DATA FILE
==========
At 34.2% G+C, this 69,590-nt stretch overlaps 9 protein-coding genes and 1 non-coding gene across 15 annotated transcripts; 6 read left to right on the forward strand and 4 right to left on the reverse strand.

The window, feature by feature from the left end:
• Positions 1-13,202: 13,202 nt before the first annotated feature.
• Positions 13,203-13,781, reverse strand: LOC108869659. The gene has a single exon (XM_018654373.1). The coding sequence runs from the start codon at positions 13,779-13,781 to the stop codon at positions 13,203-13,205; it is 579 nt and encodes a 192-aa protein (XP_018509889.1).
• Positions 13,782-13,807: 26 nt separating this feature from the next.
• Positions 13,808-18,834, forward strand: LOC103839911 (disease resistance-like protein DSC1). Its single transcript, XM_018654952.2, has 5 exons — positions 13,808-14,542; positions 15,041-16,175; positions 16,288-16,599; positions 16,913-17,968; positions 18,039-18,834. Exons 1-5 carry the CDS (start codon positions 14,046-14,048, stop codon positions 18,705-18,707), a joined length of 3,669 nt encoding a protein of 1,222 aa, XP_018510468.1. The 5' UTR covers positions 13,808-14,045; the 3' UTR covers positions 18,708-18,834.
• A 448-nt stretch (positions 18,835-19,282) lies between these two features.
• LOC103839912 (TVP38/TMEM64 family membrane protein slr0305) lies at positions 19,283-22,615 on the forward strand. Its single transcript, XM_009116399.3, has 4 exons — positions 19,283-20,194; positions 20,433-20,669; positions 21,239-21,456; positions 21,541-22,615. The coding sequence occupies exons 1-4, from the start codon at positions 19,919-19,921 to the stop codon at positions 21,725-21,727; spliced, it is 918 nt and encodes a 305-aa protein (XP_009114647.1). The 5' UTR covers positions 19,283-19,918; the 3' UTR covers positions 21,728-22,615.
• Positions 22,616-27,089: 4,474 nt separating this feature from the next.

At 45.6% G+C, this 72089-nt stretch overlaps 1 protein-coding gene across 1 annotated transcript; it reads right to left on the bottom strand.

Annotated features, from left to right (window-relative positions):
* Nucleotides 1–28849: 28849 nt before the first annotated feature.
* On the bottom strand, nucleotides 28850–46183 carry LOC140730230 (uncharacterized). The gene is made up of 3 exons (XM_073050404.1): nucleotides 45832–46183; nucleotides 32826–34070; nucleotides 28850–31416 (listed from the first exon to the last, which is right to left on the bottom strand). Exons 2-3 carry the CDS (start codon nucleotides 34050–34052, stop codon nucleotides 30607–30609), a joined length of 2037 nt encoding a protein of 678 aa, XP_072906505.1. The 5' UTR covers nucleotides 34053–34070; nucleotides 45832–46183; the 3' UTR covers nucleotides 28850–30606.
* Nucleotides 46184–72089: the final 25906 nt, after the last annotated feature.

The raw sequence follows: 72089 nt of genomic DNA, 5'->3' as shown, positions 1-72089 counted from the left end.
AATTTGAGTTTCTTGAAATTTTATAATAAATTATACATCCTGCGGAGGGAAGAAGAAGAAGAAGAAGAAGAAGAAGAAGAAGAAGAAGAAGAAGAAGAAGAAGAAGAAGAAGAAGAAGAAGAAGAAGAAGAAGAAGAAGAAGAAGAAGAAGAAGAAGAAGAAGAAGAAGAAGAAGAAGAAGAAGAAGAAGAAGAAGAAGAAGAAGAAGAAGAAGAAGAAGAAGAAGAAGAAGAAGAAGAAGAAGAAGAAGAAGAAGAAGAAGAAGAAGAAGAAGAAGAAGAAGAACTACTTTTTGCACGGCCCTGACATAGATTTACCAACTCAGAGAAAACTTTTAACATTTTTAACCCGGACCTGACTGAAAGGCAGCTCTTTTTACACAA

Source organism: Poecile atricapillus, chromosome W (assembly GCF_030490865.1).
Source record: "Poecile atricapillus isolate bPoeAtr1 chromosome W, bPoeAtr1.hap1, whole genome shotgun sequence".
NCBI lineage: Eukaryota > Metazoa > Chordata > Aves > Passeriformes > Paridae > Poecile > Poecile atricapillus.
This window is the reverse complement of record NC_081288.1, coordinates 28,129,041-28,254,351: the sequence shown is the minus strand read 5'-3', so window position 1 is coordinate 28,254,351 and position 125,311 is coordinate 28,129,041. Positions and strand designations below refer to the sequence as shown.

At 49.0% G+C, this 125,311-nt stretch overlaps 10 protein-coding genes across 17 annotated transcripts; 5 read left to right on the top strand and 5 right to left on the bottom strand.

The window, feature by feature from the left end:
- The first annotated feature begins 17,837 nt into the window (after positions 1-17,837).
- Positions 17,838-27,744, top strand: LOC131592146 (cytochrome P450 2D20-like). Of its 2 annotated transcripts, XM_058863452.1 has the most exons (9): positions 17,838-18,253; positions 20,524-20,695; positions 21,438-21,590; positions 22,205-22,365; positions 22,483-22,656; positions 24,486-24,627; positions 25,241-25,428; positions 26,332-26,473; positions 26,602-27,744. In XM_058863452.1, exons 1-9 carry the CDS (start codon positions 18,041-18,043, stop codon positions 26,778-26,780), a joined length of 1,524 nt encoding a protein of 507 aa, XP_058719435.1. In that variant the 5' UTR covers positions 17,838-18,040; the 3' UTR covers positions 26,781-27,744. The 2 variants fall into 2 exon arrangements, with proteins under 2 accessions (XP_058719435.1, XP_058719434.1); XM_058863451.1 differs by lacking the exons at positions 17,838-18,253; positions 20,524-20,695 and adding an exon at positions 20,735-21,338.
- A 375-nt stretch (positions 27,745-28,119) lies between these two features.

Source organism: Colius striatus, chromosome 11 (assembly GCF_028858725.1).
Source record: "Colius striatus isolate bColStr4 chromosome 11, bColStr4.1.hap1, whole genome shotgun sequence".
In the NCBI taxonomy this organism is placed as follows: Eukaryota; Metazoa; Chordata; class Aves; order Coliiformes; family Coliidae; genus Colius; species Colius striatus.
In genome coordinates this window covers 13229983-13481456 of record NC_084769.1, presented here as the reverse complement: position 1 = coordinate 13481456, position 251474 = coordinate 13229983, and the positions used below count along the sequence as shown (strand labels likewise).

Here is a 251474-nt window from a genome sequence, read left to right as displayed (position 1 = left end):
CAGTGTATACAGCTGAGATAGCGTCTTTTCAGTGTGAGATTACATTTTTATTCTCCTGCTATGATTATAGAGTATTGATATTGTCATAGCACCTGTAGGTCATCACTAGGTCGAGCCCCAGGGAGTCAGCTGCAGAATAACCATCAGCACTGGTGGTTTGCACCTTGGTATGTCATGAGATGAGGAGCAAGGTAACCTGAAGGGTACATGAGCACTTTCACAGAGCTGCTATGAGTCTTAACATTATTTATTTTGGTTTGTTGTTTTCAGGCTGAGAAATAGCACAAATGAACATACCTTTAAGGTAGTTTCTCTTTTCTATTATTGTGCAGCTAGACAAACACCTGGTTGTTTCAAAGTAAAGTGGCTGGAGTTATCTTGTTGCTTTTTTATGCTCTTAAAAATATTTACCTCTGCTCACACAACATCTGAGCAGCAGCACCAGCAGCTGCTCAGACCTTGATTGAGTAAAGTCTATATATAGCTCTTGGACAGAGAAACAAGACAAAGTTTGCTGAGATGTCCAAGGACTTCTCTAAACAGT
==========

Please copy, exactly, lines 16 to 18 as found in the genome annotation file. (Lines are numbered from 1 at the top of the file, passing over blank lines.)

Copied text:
AATTTGAGTTTCTTGAAATTTTATAATAAATTATACATCCTGCGGAGGGAAGAAGAAGAAGAAGAAGAAGAAGAAGAAGAAGAAGAAGAAGAAGAAGAAGAAGAAGAAGAAGAAGAAGAAGAAGAAGAAGAAGAAGAAGAAGAAGAAGAAGAAGAAGAAGAAGAAGAAGAAGAAGAAGAAGAAGAAGAAGAAGAAGAAGAAGAAGAAGAAGAAGAAGAAGAAGAAGAAGAAGAAGAAGAAGAAGAAGAAGAAGAAGAAGAAGAAGAAGAAGAAGAAGAAGAAGAACTACTTTTTGCACGGCCCTGACATAGATTTACCAACTCAGAGAAAACTTTTAACATTTTTAACCCGGACCTGACTGAAAGGCAGCTCTTTTTACACAA

Source organism: Poecile atricapillus, chromosome W (assembly GCF_030490865.1).
Source record: "Poecile atricapillus isolate bPoeAtr1 chromosome W, bPoeAtr1.hap1, whole genome shotgun sequence".